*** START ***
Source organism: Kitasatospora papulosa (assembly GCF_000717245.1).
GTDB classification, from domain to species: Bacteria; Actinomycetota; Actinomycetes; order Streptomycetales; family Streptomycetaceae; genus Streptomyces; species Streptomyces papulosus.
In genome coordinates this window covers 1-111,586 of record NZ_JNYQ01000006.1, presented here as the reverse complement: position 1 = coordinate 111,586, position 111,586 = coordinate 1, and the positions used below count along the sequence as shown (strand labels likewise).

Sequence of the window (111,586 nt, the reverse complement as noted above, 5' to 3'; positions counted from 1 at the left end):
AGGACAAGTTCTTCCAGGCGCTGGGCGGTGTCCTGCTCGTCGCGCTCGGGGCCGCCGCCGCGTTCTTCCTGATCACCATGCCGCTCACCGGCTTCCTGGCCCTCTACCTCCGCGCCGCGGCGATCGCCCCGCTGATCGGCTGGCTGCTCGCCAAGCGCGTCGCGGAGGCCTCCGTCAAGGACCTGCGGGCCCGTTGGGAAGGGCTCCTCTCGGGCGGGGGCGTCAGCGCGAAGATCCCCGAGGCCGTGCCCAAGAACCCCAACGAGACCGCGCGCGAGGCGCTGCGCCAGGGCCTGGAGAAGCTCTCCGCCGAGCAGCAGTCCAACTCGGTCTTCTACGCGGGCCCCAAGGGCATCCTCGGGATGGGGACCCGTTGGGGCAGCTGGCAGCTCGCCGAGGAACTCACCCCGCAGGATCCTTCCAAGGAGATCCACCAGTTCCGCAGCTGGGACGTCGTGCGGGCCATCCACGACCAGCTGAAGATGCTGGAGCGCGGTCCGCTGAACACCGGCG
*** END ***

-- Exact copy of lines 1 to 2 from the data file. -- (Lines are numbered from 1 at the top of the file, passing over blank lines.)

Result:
Source organism: Kitasatospora papulosa (assembly GCF_000717245.1).
GTDB classification, from domain to species: Bacteria; Actinomycetota; Actinomycetes; order Streptomycetales; family Streptomycetaceae; genus Streptomyces; species Streptomyces papulosus.